Written evidence submitted by The Royal College of Physicians (CBP001)
The Royal College of Physicians (RCP) welcomes the committee’s inquiry into clearing the backlog caused by the pandemic. We are pleased to be able to share evidence on the extent of backlogs, what needs to be done to address the challenge, and what important changes seen during the pandemic should be embedded long-term - such as more remote care and better use of data.
The RCP believes that workforce capacity is the key limiting factor in tackling backlogs and keeping pace with patient demand in the long-term. We urgently need to take steps to expand the health and care workforce, including through doubling medical school places.
- Workforce capacity is the key limiting factor in tackling backlogs and keeping pace with patient demand in the long-term. Government must take steps to expand the medical workforce, including through doubling medical school places, and the Health and Care Bill should be amended to include provisions for regular, independent, assessments of future health and care workforce requirements to be published.
- Virtual outpatient appointments should become the norm – barring specific circumstances – given the general favourable patient view towards them and the appetite among physicians to embed this way of working. To facilitate this, the NHS must ensure that clinicians have access to the right equipment to deliver remote care.
- The delivery of diagnostic services in the community through “diagnostic hubs” should be expanded to enable people to receive multiple tests at the same time closer to where they live, freeing up capacity in hospitals.
- System design needs to enable clinicians to access patient information and data more easily. This will avoid patients repeating information in different parts of the system and to enable clinicians to more easily diagnose.
- In order to facilitate innovation, the Department of Health and Social Care should ensure the NHS health and care workforce has the right capacity in place to reduce pressure and allow more time for staff to take part in research and other activities that drive innovation.
1. What is the anticipated size of the backlog and pent-up demand from patients for different healthcare services including, for example, elective surgery; mental health services; cancer services; GP services; and more widely across the healthcare system?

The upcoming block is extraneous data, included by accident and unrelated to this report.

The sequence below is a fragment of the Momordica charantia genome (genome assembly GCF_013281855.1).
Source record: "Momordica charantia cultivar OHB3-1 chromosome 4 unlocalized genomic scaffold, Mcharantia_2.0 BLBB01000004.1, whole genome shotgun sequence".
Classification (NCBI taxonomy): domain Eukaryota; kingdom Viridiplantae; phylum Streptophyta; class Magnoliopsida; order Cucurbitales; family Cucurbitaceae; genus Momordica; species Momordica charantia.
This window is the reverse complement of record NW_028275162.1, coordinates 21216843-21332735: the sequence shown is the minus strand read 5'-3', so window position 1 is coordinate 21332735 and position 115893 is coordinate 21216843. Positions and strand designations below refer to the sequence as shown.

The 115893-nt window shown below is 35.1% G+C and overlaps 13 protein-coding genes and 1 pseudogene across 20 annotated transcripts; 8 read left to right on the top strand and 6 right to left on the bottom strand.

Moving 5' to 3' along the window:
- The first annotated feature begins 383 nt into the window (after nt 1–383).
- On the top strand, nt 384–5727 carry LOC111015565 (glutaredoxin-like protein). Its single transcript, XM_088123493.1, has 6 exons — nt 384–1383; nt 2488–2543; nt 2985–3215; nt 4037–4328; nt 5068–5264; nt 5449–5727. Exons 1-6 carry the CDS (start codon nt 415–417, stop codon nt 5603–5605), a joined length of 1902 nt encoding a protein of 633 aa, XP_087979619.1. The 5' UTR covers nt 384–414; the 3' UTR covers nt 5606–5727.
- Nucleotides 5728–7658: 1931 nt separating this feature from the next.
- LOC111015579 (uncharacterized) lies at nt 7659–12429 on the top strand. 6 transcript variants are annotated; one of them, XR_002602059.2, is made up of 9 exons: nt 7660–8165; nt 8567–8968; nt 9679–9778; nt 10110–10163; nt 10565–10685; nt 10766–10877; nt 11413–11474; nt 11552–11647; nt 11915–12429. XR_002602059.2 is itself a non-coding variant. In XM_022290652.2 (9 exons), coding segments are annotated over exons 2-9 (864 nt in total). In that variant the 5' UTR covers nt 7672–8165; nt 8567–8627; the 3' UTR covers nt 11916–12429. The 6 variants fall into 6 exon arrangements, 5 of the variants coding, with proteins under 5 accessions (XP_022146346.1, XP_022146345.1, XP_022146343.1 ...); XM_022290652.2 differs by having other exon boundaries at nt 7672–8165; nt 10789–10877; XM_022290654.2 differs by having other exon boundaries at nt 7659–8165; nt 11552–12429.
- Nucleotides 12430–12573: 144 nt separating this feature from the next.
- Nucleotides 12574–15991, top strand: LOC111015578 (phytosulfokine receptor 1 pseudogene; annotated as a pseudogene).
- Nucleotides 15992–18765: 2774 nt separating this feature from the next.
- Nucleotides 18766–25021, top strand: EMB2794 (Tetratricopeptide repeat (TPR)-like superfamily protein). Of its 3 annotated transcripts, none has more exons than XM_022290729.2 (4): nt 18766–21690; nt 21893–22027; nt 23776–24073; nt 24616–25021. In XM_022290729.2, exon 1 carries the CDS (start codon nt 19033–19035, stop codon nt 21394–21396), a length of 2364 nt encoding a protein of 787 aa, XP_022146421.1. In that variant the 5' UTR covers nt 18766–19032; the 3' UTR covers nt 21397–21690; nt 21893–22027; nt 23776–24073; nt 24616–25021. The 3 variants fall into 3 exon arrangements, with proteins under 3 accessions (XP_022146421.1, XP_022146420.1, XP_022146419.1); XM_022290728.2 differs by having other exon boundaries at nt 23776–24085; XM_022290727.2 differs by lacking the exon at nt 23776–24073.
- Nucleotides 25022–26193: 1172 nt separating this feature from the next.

1.1 RCP members have been at the forefront of delivering care to COVID-19 patients on general medical wards. They are now starting to tackle the backlog of diagnostic and outpatient care across a range of specialties including gastroenterology, cardiology and respiratory medicine. In April 2021, the RCP surveyed its members as pressure from the second COVID-19 wave was easing and attention was beginning to turn to recovery. This survey found that the majority (59%) of physicians expected that it would take at least 18 months for the NHS to get back to an “even keel” and clear the backlogs. 30% thought it would take over two years to clear the backlogs.
1.2 There was significant variation between medical specialties in anticipated backlogs. In gastroenterology, two thirds (75%) expected backlogs of over a year, with almost half (48%) expecting it take over 18 months to return to an even keel. Other specialties where physicians expected it to take over a year included dermatology (82%), rehabilitation medicine (67%), respiratory (59%), medical oncology (58%) and cardiology (52%).
1.3 The last four months have borne out many of these concerns, with hospitals and other parts of the health and care system under significant pressure. There are a record 5.45 million people waiting for hospital treatment, with a six week wait for outpatient appointments for 22% of the total number of patients at the end of June.
2.1 The pandemic has shown that the health service has very little capacity to deal with emergencies while continuing to provide routine care. The biggest challenge now facing the NHS is clearing the backlog – and workforce is a key limiting factor. The medical workforce was already under pressure before the COVID-19 pandemic, and this has only become more acute over the course of the last 18 months. Staff are tired, and burnout is common. The RCP is concerned that the pressure of prolonged pandemic working is leading to many experienced doctors considering early retirement, with our most recent member survey showing that 27% of consultants expect to retire within 3 years.